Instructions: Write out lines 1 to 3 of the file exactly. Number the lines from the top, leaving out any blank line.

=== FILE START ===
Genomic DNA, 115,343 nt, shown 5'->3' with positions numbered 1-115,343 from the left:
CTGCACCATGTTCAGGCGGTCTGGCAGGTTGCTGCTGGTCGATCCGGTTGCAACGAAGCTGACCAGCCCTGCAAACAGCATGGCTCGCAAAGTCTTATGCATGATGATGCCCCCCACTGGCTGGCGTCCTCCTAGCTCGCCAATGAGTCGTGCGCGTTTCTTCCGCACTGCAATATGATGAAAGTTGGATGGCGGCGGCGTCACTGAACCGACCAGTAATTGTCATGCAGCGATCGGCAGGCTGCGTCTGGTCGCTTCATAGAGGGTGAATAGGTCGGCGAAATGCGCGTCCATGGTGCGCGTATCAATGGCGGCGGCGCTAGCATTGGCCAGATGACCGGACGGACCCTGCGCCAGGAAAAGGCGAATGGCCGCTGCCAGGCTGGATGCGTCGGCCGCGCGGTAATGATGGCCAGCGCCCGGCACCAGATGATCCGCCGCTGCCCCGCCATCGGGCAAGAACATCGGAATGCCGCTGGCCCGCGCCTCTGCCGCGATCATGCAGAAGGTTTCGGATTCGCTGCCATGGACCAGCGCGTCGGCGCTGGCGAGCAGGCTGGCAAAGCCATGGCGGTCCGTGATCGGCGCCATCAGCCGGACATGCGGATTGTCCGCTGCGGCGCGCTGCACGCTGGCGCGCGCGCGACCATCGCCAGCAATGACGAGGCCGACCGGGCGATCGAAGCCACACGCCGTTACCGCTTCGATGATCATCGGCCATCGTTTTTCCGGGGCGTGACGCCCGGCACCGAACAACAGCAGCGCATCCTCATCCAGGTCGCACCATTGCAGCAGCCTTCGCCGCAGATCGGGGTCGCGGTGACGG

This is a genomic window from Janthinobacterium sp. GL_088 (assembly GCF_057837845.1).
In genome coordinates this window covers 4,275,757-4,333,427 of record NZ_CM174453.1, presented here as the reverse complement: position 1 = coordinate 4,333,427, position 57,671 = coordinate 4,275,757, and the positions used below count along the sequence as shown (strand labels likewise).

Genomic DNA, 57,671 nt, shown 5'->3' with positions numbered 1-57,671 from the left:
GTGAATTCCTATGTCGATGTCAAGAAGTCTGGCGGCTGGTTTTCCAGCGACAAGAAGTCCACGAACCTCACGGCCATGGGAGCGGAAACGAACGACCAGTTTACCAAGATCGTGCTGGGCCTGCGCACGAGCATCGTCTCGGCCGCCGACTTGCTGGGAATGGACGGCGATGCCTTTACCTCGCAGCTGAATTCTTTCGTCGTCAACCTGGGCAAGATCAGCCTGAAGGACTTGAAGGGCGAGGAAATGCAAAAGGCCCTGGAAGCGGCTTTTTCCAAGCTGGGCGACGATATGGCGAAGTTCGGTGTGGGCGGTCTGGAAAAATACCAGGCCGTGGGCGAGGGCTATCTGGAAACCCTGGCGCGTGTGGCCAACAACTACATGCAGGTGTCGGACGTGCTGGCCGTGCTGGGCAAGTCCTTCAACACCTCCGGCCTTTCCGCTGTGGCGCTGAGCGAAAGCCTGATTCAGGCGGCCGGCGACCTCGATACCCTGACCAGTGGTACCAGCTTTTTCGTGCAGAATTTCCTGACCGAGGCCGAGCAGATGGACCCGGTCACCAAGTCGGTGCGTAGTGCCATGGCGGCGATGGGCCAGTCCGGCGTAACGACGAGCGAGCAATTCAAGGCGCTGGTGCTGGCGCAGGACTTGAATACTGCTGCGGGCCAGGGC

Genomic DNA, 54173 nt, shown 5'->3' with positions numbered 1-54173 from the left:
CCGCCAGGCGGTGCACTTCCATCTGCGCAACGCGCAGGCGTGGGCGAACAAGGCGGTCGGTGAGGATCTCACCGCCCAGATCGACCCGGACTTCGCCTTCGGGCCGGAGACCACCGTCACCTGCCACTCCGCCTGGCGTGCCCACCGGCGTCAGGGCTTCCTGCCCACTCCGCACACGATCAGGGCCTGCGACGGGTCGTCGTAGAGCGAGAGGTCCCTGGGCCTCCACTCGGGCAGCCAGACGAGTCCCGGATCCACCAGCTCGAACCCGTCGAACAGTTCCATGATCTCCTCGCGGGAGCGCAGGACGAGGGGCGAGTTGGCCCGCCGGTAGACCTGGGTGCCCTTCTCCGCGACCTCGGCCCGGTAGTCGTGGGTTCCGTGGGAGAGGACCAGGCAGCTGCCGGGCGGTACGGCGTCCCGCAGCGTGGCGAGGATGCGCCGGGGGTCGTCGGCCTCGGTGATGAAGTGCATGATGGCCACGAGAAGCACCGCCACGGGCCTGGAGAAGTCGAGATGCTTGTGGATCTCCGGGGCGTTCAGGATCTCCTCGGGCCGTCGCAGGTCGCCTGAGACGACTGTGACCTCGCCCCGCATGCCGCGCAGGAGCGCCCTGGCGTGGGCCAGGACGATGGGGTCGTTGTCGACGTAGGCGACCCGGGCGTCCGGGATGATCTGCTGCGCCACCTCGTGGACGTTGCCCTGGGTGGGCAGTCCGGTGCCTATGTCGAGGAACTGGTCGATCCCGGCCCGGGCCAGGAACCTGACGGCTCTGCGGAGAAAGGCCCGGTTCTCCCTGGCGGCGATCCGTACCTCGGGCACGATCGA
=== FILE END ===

Genomic DNA, 115,343 nt, shown 5'->3' with positions numbered 1-115,343 from the left:
CTGCACCATGTTCAGGCGGTCTGGCAGGTTGCTGCTGGTCGATCCGGTTGCAACGAAGCTGACCAGCCCTGCAAACAGCATGGCTCGCAAAGTCTTATGCATGATGATGCCCCCCACTGGCTGGCGTCCTCCTAGCTCGCCAATGAGTCGTGCGCGTTTCTTCCGCACTGCAATATGATGAAAGTTGGATGGCGGCGGCGTCACTGAACCGACCAGTAATTGTCATGCAGCGATCGGCAGGCTGCGTCTGGTCGCTTCATAGAGGGTGAATAGGTCGGCGAAATGCGCGTCCATGGTGCGCGTATCAATGGCGGCGGCGCTAGCATTGGCCAGATGACCGGACGGACCCTGCGCCAGGAAAAGGCGAATGGCCGCTGCCAGGCTGGATGCGTCGGCCGCGCGGTAATGATGGCCAGCGCCCGGCACCAGATGATCCGCCGCTGCCCCGCCATCGGGCAAGAACATCGGAATGCCGCTGGCCCGCGCCTCTGCCGCGATCATGCAGAAGGTTTCGGATTCGCTGCCATGGACCAGCGCGTCGGCGCTGGCGAGCAGGCTGGCAAAGCCATGGCGGTCCGTGATCGGCGCCATCAGCCGGACATGCGGATTGTCCGCTGCGGCGCGCTGCACGCTGGCGCGCGCGCGACCATCGCCAGCAATGACGAGGCCGACCGGGCGATCGAAGCCACACGCCGTTACCGCTTCGATGATCATCGGCCATCGTTTTTCCGGGGCGTGACGCCCGGCACCGAACAACAGCAGCGCATCCTCATCCAGGTCGCACCATTGCAGCAGCCTTCGCCGCAGATCGGGGTCGCGGTGACGG

This is a genomic window from Janthinobacterium sp. GL_088 (assembly GCF_057837845.1).